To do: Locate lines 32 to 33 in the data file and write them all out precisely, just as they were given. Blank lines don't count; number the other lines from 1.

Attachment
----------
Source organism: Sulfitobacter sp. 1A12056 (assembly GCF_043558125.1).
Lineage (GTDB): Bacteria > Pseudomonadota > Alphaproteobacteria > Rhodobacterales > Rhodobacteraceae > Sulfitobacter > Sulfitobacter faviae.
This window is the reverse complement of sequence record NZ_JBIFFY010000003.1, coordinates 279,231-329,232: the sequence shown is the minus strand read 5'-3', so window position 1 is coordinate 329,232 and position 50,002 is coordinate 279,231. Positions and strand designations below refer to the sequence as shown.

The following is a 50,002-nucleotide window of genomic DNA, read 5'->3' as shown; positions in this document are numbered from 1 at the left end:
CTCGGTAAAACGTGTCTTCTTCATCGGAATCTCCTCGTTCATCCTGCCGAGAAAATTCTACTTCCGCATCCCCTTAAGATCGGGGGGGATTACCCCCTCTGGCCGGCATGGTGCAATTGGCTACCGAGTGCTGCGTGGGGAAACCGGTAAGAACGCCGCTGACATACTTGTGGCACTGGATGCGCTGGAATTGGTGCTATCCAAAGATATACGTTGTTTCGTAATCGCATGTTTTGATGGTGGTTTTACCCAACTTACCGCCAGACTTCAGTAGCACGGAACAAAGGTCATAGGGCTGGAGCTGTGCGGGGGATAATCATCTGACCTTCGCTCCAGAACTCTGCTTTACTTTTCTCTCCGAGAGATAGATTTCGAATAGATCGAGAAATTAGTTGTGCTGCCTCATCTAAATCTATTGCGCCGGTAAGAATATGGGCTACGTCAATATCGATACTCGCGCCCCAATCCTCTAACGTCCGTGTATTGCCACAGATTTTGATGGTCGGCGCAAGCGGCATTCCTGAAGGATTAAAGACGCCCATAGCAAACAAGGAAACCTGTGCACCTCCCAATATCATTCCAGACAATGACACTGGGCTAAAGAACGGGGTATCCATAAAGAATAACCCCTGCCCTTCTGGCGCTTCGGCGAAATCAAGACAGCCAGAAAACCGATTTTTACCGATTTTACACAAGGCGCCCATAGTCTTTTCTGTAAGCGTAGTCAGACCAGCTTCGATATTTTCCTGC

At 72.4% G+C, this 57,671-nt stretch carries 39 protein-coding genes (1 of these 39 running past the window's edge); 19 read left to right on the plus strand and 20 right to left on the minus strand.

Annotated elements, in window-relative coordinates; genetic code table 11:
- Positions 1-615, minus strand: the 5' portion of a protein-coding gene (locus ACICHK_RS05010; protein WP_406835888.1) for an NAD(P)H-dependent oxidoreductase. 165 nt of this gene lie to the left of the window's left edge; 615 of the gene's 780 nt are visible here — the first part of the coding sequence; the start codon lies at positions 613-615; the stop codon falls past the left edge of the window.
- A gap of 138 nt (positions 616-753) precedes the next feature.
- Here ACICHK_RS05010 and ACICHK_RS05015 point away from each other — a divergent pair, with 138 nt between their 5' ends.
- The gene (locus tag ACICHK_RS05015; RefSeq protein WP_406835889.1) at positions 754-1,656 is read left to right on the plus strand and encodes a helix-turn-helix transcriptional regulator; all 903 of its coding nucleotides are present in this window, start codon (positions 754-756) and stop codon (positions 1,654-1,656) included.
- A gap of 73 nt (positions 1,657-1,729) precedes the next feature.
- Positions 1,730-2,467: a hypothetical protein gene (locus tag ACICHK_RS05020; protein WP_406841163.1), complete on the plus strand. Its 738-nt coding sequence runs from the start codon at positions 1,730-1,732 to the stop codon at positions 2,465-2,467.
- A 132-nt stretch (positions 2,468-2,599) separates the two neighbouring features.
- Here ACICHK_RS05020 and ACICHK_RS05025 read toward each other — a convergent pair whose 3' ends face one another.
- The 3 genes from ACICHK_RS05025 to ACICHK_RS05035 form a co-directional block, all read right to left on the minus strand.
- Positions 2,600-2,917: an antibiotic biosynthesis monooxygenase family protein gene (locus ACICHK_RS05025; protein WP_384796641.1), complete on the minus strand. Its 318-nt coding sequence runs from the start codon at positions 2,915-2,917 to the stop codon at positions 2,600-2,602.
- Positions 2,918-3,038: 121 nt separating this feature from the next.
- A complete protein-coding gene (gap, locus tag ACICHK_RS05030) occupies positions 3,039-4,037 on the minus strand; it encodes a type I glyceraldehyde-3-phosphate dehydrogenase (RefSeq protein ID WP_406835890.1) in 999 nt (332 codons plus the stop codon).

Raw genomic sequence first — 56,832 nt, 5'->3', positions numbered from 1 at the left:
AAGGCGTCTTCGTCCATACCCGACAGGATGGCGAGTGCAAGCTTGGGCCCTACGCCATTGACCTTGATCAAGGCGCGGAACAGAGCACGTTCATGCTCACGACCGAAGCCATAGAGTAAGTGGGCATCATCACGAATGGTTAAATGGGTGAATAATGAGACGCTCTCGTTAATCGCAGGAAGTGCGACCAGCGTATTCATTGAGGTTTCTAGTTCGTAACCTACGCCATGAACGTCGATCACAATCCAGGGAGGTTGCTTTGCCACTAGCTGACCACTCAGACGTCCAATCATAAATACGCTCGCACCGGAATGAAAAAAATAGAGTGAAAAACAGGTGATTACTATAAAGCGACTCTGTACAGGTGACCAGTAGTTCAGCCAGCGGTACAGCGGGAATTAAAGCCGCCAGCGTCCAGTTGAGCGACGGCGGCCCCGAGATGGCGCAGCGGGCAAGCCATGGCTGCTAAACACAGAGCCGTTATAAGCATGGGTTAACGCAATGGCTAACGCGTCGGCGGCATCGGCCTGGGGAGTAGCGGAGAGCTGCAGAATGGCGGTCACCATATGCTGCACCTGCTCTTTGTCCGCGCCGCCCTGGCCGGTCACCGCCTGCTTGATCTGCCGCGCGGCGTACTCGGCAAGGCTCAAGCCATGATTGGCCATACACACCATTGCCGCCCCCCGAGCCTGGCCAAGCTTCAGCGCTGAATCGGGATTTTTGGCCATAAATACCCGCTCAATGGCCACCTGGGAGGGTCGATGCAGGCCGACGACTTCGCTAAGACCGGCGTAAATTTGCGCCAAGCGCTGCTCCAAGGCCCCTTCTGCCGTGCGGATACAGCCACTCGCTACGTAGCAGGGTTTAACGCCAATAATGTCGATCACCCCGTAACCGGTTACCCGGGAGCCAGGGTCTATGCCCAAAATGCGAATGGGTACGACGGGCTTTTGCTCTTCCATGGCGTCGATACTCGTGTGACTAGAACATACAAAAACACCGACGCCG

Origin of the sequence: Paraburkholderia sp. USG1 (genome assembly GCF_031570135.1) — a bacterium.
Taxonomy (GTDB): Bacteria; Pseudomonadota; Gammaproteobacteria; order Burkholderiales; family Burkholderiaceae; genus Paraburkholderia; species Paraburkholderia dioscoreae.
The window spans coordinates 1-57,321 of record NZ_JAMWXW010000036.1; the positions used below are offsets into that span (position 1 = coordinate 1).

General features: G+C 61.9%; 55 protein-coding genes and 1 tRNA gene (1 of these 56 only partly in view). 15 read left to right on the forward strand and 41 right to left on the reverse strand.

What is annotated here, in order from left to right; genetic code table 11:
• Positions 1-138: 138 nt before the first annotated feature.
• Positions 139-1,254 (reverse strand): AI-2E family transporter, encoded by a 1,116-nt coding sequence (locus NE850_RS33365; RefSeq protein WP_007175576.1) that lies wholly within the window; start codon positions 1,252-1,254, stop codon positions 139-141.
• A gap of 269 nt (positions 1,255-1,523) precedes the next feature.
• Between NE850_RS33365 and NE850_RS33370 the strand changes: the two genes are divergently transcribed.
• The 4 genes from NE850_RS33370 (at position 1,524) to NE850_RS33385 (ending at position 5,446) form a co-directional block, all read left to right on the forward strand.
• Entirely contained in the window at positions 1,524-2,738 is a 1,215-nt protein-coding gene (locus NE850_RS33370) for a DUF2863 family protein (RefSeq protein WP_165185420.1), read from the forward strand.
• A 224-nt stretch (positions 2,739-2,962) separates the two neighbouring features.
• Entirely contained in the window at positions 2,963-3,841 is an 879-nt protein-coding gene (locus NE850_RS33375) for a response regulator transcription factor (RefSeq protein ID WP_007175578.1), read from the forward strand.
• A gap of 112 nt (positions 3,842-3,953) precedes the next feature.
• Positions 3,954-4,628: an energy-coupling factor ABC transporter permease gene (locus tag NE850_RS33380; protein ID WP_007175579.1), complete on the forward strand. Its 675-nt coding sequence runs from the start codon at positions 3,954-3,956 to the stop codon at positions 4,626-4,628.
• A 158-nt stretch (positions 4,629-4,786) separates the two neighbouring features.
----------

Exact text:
• Entirely contained in the window at positions 1,524-2,738 is a 1,215-nt protein-coding gene (locus NE850_RS33370) for a DUF2863 family protein (RefSeq protein WP_165185420.1), read from the forward strand.
• A 224-nt stretch (positions 2,739-2,962) separates the two neighbouring features.